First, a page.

How does the sequence information from DNA get transferred to mRNA so that it can be carried to the ribosomes in the cytoplasm? This process, called transcription is highly analogous to DNA replication. Of course, there are different effectors, or proteins, that direct transcription. Primary among these is the RNA polymerase holoenzyme, an agglomeration of many different factors that together direct the synthesis of mRNA on a DNA template.

66 As mentioned above, transcription (like ANY polymerisation process)
is divided into three parts:


68 The sequence logo for the -10 "TATA" box for 60 human promoters, aligned on the TATA box, is shown below:

69 Taken together, they make up the "central dogma" of biology: DNA -> RNA -> protein. Here is an overview. 

70 Synthesis of the cap. This is a stretch of three modified nucleotides attached to the 5' end of the pre-mRNA. Synthesis of the poly(A) tail. This is a stretch of adenine nucleotides attached to the 3' end of the pre-mRNA. Step-by-step removal of introns present in the pre-mRNA and splicing of the remaining exons. This step is required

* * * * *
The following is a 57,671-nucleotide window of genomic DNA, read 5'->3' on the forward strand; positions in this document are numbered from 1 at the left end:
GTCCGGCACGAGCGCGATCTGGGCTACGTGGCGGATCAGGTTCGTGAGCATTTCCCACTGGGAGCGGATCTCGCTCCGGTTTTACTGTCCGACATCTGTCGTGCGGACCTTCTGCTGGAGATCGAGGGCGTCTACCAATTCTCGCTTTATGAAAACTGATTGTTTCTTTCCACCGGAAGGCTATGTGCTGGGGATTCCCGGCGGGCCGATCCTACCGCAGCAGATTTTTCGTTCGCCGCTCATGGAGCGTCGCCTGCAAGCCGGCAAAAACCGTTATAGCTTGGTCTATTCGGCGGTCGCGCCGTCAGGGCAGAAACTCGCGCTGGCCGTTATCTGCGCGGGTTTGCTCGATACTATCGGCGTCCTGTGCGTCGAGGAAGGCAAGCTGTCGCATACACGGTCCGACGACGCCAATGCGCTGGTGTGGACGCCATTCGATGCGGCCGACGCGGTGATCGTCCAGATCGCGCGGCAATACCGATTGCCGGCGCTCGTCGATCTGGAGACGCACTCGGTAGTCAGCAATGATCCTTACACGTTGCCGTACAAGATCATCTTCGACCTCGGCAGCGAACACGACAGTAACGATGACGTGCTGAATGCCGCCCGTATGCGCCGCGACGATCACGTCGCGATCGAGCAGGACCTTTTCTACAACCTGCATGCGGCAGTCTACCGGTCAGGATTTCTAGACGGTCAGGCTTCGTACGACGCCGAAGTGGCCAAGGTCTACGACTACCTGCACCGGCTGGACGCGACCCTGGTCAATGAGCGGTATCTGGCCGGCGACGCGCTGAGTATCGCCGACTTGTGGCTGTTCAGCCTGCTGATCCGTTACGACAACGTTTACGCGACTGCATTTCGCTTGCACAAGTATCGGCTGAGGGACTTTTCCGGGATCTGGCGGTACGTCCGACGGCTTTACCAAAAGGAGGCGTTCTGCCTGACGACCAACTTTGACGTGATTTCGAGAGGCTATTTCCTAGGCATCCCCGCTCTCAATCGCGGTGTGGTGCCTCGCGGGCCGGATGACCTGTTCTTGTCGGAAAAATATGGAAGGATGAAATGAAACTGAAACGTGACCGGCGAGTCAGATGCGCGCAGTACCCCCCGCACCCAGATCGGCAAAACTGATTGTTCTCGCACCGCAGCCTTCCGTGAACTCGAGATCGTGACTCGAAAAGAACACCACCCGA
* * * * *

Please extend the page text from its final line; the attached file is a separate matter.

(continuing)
71 Split Genes Most eukaryotic genes are split into segments. In decoding the open reading frame of a gene for a known protein, one usually encounters periodic stretches of DNA calling for amino acids that do not occur in the actual protein product of that gene. Such stretches of DNA, which get transcribed into RNA but not translated into protein, are called introns. Those stretches of DNA that do code for amino acids in the protein are called exons. Examples: the gene for one type of collagen found in chickens is split into 52 separate exons the gene for dystrophin, which is mutated in boys with muscular dystrophy, has 79 exons even the genes for rRNA and tRNA are split. The cutting and splicing of mRNA must be done with great precision. If even one nucleotide is left over from an intron or one is removed from an exon, the reading frame from that point on will be shifted, producing new codons specifying a totally different sequence of amino acids from that point to the end of the molecule (which often ends prematurely anyway when the shifted reading frame generates a STOP codon). The removal of introns and splicing of exons is done with the spliceosome. This is a complex of several snRNA molecules and several proteins. The introns in most pre-mRNAs begin with a GU and end with an AG. Presumably these short sequences are essential for guiding the spliceosome. Alternate Splicing The processing of pre-mRNA for many proteins proceeds along various paths in different cells or under different conditions. For example, early in the differentiation of a B cell (a lymphocyte that synthesizes an antibody) the cell first uses an exon that encodes a transmembrane domain that causes the molecule to be retained at the cell surface. Later, the B cell switches to using a different exon whose domain enables the protein to be secreted from the cell as a circulating antibody molecule. So, whether a particular segment of RNA will be retained as an exon or excised as an intron can vary under different circumstances. Clearly the switching to an alternate splicing pathway must be closely regulated. Why split genes? Perhaps during evolution, eukaryotic genes have been assembled from smaller, primitive genes - today's exons. Some proteins, like the antibodies mentioned in the previous section, are organized in a set of separate sections or domains each with a special function to perform in the complete molecule. Each domain is encoded by a separate exon. Having the different functional parts of the antibody molecule encoded by separate exons makes it possible to use these units in different combinations. Thus a set of exons in the genome may be the genetic equivalent of the various modular pieces in a box of "Lego" for children to assemble in whatever forms they wish. But the boundaries of other exons do not seem to correspond domain boundaries of the protein. Furthermore, rRNA and tRNA genes are also split, and these do not encode proteins. So perhaps some exons are simply "junk" DNA that was inserted into the gene at some point in evolution without causing any harm. Summary Gene expression occurs in two steps: transcription of the information encoded in DNA into a molecule of RNA (described here) and translation of the information encoded in the nucleotides of mRNA into a defined sequence of amino acids in a protein (discussed in Gene Translation: RNA -> Protein).